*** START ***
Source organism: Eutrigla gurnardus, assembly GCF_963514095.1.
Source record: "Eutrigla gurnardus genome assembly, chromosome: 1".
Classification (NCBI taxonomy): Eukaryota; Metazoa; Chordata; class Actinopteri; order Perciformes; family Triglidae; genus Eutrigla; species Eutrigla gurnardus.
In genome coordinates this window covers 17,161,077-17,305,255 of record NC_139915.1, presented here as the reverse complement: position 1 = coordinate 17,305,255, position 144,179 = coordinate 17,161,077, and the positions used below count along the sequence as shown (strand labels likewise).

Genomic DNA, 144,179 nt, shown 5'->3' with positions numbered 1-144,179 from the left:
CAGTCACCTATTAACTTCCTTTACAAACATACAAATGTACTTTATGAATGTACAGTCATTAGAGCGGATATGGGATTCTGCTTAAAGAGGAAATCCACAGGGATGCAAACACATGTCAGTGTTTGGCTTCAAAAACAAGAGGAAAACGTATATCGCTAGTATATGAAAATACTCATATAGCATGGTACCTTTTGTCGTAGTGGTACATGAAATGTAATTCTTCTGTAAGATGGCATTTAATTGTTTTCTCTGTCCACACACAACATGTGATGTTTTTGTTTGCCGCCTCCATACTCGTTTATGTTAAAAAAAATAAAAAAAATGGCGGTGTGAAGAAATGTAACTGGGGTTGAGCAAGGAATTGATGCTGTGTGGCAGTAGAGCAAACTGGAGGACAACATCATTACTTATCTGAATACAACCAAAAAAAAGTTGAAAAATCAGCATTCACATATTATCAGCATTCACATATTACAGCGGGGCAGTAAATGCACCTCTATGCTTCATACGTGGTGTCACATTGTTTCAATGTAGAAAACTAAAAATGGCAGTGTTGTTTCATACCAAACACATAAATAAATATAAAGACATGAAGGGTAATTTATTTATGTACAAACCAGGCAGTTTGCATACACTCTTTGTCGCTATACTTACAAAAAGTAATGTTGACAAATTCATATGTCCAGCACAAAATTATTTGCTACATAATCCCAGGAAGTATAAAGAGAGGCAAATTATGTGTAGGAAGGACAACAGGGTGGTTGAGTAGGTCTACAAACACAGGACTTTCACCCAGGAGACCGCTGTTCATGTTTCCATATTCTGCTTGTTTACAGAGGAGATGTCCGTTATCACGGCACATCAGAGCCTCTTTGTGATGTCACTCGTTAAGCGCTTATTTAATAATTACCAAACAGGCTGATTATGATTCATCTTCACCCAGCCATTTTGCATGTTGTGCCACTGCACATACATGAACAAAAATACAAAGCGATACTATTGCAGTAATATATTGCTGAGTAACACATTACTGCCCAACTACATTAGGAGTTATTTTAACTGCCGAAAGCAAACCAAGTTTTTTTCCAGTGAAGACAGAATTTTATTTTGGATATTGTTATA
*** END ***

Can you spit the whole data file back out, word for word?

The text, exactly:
Source organism: Eutrigla gurnardus, assembly GCF_963514095.1.
Source record: "Eutrigla gurnardus genome assembly, chromosome: 1".
Classification (NCBI taxonomy): Eukaryota; Metazoa; Chordata; class Actinopteri; order Perciformes; family Triglidae; genus Eutrigla; species Eutrigla gurnardus.
In genome coordinates this window covers 17,161,077-17,305,255 of record NC_139915.1, presented here as the reverse complement: position 1 = coordinate 17,305,255, position 144,179 = coordinate 17,161,077, and the positions used below count along the sequence as shown (strand labels likewise).

Genomic DNA, 144,179 nt, shown 5'->3' with positions numbered 1-144,179 from the left:
CAGTCACCTATTAACTTCCTTTACAAACATACAAATGTACTTTATGAATGTACAGTCATTAGAGCGGATATGGGATTCTGCTTAAAGAGGAAATCCACAGGGATGCAAACACATGTCAGTGTTTGGCTTCAAAAACAAGAGGAAAACGTATATCGCTAGTATATGAAAATACTCATATAGCATGGTACCTTTTGTCGTAGTGGTACATGAAATGTAATTCTTCTGTAAGATGGCATTTAATTGTTTTCTCTGTCCACACACAACATGTGATGTTTTTGTTTGCCGCCTCCATACTCGTTTATGTTAAAAAAAATAAAAAAAATGGCGGTGTGAAGAAATGTAACTGGGGTTGAGCAAGGAATTGATGCTGTGTGGCAGTAGAGCAAACTGGAGGACAACATCATTACTTATCTGAATACAACCAAAAAAAAGTTGAAAAATCAGCATTCACATATTATCAGCATTCACATATTACAGCGGGGCAGTAAATGCACCTCTATGCTTCATACGTGGTGTCACATTGTTTCAATGTAGAAAACTAAAAATGGCAGTGTTGTTTCATACCAAACACATAAATAAATATAAAGACATGAAGGGTAATTTATTTATGTACAAACCAGGCAGTTTGCATACACTCTTTGTCGCTATACTTACAAAAAGTAATGTTGACAAATTCATATGTCCAGCACAAAATTATTTGCTACATAATCCCAGGAAGTATAAAGAGAGGCAAATTATGTGTAGGAAGGACAACAGGGTGGTTGAGTAGGTCTACAAACACAGGACTTTCACCCAGGAGACCGCTGTTCATGTTTCCATATTCTGCTTGTTTACAGAGGAGATGTCCGTTATCACGGCACATCAGAGCCTCTTTGTGATGTCACTCGTTAAGCGCTTATTTAATAATTACCAAACAGGCTGATTATGATTCATCTTCACCCAGCCATTTTGCATGTTGTGCCACTGCACATACATGAACAAAAATACAAAGCGATACTATTGCAGTAATATATTGCTGAGTAACACATTACTGCCCAACTACATTAGGAGTTATTTTAACTGCCGAAAGCAAACCAAGTTTTTTTCCAGTGAAGACAGAATTTTATTTTGGATATTGTTATA